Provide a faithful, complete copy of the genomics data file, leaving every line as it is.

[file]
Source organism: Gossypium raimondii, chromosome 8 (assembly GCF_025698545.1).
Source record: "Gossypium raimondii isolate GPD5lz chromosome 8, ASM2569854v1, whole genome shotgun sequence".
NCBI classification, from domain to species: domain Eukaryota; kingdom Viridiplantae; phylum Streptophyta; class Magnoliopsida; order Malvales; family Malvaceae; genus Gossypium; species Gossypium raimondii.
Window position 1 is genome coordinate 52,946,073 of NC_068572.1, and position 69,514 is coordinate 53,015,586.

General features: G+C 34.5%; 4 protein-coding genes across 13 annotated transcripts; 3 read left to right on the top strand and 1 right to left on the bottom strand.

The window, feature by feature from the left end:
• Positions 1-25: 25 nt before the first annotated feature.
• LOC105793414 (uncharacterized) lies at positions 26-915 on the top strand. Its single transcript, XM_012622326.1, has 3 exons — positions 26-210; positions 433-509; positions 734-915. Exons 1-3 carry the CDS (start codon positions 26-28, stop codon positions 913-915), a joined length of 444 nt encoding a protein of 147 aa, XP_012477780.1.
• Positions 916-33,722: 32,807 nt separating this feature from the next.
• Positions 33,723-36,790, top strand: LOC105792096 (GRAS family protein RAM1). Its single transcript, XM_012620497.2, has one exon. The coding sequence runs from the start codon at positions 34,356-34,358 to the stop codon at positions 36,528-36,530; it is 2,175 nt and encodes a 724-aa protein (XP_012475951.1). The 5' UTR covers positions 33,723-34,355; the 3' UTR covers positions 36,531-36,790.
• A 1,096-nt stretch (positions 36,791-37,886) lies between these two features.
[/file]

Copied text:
Source organism: Gossypium raimondii, chromosome 8 (assembly GCF_025698545.1).
Source record: "Gossypium raimondii isolate GPD5lz chromosome 8, ASM2569854v1, whole genome shotgun sequence".
NCBI classification, from domain to species: domain Eukaryota; kingdom Viridiplantae; phylum Streptophyta; class Magnoliopsida; order Malvales; family Malvaceae; genus Gossypium; species Gossypium raimondii.
Window position 1 is genome coordinate 52,946,073 of NC_068572.1, and position 69,514 is coordinate 53,015,586.

General features: G+C 34.5%; 4 protein-coding genes across 13 annotated transcripts; 3 read left to right on the top strand and 1 right to left on the bottom strand.

The window, feature by feature from the left end:
• Positions 1-25: 25 nt before the first annotated feature.
• LOC105793414 (uncharacterized) lies at positions 26-915 on the top strand. Its single transcript, XM_012622326.1, has 3 exons — positions 26-210; positions 433-509; positions 734-915. Exons 1-3 carry the CDS (start codon positions 26-28, stop codon positions 913-915), a joined length of 444 nt encoding a protein of 147 aa, XP_012477780.1.
• Positions 916-33,722: 32,807 nt separating this feature from the next.
• Positions 33,723-36,790, top strand: LOC105792096 (GRAS family protein RAM1). Its single transcript, XM_012620497.2, has one exon. The coding sequence runs from the start codon at positions 34,356-34,358 to the stop codon at positions 36,528-36,530; it is 2,175 nt and encodes a 724-aa protein (XP_012475951.1). The 5' UTR covers positions 33,723-34,355; the 3' UTR covers positions 36,531-36,790.
• A 1,096-nt stretch (positions 36,791-37,886) lies between these two features.